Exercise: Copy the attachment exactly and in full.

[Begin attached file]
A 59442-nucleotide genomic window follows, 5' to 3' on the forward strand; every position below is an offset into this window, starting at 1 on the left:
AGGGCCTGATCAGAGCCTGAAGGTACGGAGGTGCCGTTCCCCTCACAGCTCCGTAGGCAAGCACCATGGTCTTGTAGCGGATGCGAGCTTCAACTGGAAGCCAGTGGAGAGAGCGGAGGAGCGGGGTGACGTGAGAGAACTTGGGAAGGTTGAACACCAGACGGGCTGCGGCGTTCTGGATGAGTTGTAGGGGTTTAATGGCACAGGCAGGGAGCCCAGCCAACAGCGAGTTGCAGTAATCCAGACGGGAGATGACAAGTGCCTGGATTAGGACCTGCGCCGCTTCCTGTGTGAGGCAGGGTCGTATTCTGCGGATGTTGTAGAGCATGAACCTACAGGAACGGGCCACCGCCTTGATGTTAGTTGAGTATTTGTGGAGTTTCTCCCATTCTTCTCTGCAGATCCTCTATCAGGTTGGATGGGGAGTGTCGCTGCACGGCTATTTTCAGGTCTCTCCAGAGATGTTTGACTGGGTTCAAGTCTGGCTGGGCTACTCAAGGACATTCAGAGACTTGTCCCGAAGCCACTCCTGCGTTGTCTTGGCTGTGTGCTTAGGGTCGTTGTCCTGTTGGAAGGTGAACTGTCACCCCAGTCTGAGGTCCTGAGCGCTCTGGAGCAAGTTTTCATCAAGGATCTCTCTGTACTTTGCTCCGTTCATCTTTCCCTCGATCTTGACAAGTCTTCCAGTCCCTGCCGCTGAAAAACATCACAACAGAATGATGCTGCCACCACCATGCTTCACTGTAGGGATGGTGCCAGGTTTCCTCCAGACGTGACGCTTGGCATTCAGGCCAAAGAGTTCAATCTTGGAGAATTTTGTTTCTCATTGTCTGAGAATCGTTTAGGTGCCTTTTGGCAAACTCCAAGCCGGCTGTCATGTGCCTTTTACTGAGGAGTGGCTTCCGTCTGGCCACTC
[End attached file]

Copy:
A 59442-nucleotide genomic window follows, 5' to 3' on the forward strand; every position below is an offset into this window, starting at 1 on the left:
AGGGCCTGATCAGAGCCTGAAGGTACGGAGGTGCCGTTCCCCTCACAGCTCCGTAGGCAAGCACCATGGTCTTGTAGCGGATGCGAGCTTCAACTGGAAGCCAGTGGAGAGAGCGGAGGAGCGGGGTGACGTGAGAGAACTTGGGAAGGTTGAACACCAGACGGGCTGCGGCGTTCTGGATGAGTTGTAGGGGTTTAATGGCACAGGCAGGGAGCCCAGCCAACAGCGAGTTGCAGTAATCCAGACGGGAGATGACAAGTGCCTGGATTAGGACCTGCGCCGCTTCCTGTGTGAGGCAGGGTCGTATTCTGCGGATGTTGTAGAGCATGAACCTACAGGAACGGGCCACCGCCTTGATGTTAGTTGAGTATTTGTGGAGTTTCTCCCATTCTTCTCTGCAGATCCTCTATCAGGTTGGATGGGGAGTGTCGCTGCACGGCTATTTTCAGGTCTCTCCAGAGATGTTTGACTGGGTTCAAGTCTGGCTGGGCTACTCAAGGACATTCAGAGACTTGTCCCGAAGCCACTCCTGCGTTGTCTTGGCTGTGTGCTTAGGGTCGTTGTCCTGTTGGAAGGTGAACTGTCACCCCAGTCTGAGGTCCTGAGCGCTCTGGAGCAAGTTTTCATCAAGGATCTCTCTGTACTTTGCTCCGTTCATCTTTCCCTCGATCTTGACAAGTCTTCCAGTCCCTGCCGCTGAAAAACATCACAACAGAATGATGCTGCCACCACCATGCTTCACTGTAGGGATGGTGCCAGGTTTCCTCCAGACGTGACGCTTGGCATTCAGGCCAAAGAGTTCAATCTTGGAGAATTTTGTTTCTCATTGTCTGAGAATCGTTTAGGTGCCTTTTGGCAAACTCCAAGCCGGCTGTCATGTGCCTTTTACTGAGGAGTGGCTTCCGTCTGGCCACTC